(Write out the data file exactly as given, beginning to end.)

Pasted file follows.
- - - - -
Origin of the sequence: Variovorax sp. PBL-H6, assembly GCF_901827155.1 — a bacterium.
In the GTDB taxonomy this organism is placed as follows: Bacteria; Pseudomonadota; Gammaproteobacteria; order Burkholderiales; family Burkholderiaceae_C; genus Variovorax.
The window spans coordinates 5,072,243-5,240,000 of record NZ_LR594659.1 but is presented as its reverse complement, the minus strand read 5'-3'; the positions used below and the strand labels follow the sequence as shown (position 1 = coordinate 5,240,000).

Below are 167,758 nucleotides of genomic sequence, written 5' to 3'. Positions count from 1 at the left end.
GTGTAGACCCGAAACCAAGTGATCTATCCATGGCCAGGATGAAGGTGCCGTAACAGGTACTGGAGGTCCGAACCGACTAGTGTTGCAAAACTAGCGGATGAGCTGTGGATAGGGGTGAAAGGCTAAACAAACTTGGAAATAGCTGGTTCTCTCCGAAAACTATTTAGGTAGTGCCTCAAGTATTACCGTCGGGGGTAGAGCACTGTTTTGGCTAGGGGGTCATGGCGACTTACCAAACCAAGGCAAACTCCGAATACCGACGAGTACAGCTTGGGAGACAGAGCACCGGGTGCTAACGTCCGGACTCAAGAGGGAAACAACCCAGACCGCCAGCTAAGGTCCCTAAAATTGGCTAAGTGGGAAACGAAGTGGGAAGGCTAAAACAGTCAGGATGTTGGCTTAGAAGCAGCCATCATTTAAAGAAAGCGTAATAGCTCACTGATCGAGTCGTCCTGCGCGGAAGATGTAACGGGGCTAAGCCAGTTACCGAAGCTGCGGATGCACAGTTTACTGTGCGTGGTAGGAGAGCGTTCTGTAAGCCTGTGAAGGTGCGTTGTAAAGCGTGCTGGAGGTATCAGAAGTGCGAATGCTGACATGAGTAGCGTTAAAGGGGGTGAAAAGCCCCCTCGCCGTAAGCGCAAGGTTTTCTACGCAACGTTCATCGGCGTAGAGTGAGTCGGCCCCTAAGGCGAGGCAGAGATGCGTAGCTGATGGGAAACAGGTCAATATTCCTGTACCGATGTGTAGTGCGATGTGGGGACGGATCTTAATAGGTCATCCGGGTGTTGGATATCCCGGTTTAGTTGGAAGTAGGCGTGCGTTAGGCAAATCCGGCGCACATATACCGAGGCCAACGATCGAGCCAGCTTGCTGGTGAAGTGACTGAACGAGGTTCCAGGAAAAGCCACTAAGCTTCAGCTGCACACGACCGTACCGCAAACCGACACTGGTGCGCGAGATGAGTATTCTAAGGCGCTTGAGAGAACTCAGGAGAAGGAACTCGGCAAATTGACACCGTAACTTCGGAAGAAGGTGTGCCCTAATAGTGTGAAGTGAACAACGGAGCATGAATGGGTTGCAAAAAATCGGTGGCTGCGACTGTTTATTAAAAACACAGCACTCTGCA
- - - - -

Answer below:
Origin of the sequence: Variovorax sp. PBL-H6, assembly GCF_901827155.1 — a bacterium.
In the GTDB taxonomy this organism is placed as follows: Bacteria; Pseudomonadota; Gammaproteobacteria; order Burkholderiales; family Burkholderiaceae_C; genus Variovorax.
The window spans coordinates 5,072,243-5,240,000 of record NZ_LR594659.1 but is presented as its reverse complement, the minus strand read 5'-3'; the positions used below and the strand labels follow the sequence as shown (position 1 = coordinate 5,240,000).

Below are 167,758 nucleotides of genomic sequence, written 5' to 3'. Positions count from 1 at the left end.
GTGTAGACCCGAAACCAAGTGATCTATCCATGGCCAGGATGAAGGTGCCGTAACAGGTACTGGAGGTCCGAACCGACTAGTGTTGCAAAACTAGCGGATGAGCTGTGGATAGGGGTGAAAGGCTAAACAAACTTGGAAATAGCTGGTTCTCTCCGAAAACTATTTAGGTAGTGCCTCAAGTATTACCGTCGGGGGTAGAGCACTGTTTTGGCTAGGGGGTCATGGCGACTTACCAAACCAAGGCAAACTCCGAATACCGACGAGTACAGCTTGGGAGACAGAGCACCGGGTGCTAACGTCCGGACTCAAGAGGGAAACAACCCAGACCGCCAGCTAAGGTCCCTAAAATTGGCTAAGTGGGAAACGAAGTGGGAAGGCTAAAACAGTCAGGATGTTGGCTTAGAAGCAGCCATCATTTAAAGAAAGCGTAATAGCTCACTGATCGAGTCGTCCTGCGCGGAAGATGTAACGGGGCTAAGCCAGTTACCGAAGCTGCGGATGCACAGTTTACTGTGCGTGGTAGGAGAGCGTTCTGTAAGCCTGTGAAGGTGCGTTGTAAAGCGTGCTGGAGGTATCAGAAGTGCGAATGCTGACATGAGTAGCGTTAAAGGGGGTGAAAAGCCCCCTCGCCGTAAGCGCAAGGTTTTCTACGCAACGTTCATCGGCGTAGAGTGAGTCGGCCCCTAAGGCGAGGCAGAGATGCGTAGCTGATGGGAAACAGGTCAATATTCCTGTACCGATGTGTAGTGCGATGTGGGGACGGATCTTAATAGGTCATCCGGGTGTTGGATATCCCGGTTTAGTTGGAAGTAGGCGTGCGTTAGGCAAATCCGGCGCACATATACCGAGGCCAACGATCGAGCCAGCTTGCTGGTGAAGTGACTGAACGAGGTTCCAGGAAAAGCCACTAAGCTTCAGCTGCACACGACCGTACCGCAAACCGACACTGGTGCGCGAGATGAGTATTCTAAGGCGCTTGAGAGAACTCAGGAGAAGGAACTCGGCAAATTGACACCGTAACTTCGGAAGAAGGTGTGCCCTAATAGTGTGAAGTGAACAACGGAGCATGAATGGGTTGCAAAAAATCGGTGGCTGCGACTGTTTATTAAAAACACAGCACTCTGCA